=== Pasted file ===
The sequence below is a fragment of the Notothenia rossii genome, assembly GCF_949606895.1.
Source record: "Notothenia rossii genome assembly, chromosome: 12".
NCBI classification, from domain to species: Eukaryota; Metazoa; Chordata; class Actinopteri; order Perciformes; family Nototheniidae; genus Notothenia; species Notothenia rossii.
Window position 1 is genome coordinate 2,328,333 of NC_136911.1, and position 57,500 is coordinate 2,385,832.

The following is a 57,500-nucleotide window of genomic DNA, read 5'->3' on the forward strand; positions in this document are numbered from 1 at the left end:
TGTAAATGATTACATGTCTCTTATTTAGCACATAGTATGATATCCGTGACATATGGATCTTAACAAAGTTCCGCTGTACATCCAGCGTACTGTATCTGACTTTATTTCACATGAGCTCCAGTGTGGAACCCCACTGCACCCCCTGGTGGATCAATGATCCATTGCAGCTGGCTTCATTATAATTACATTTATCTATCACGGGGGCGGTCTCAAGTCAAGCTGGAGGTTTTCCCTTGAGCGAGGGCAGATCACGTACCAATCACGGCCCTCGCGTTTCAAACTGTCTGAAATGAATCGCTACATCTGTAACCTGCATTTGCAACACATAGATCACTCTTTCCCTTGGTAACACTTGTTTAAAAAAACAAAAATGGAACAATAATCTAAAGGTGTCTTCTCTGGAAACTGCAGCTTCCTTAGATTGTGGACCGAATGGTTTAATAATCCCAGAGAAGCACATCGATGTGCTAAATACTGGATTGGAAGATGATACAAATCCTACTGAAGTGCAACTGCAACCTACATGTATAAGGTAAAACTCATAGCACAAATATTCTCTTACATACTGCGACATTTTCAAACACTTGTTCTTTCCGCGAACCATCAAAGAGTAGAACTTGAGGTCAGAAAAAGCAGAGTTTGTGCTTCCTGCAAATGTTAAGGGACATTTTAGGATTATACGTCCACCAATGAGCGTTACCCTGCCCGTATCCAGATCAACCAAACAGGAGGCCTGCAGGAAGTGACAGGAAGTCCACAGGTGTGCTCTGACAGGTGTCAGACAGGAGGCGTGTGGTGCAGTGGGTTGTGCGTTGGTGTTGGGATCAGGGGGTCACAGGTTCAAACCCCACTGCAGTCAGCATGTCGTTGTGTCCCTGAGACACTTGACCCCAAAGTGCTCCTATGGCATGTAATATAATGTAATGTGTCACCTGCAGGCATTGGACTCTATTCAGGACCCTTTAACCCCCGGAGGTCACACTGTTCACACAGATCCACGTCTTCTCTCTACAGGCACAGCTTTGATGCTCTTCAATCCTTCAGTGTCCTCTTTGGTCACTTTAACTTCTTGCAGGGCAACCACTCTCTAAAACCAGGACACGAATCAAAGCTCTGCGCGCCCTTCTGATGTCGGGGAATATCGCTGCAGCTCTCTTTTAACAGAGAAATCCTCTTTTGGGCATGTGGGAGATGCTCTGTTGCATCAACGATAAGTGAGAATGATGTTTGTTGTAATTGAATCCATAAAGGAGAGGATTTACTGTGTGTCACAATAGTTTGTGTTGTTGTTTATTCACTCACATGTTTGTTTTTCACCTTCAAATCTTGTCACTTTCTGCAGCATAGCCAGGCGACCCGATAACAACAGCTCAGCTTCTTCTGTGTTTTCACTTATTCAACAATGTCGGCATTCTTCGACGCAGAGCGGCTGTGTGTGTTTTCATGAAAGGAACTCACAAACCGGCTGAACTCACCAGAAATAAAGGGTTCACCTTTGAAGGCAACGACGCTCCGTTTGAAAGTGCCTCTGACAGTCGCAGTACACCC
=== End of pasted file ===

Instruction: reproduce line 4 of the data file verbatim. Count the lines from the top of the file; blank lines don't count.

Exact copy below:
Window position 1 is genome coordinate 2,328,333 of NC_136911.1, and position 57,500 is coordinate 2,385,832.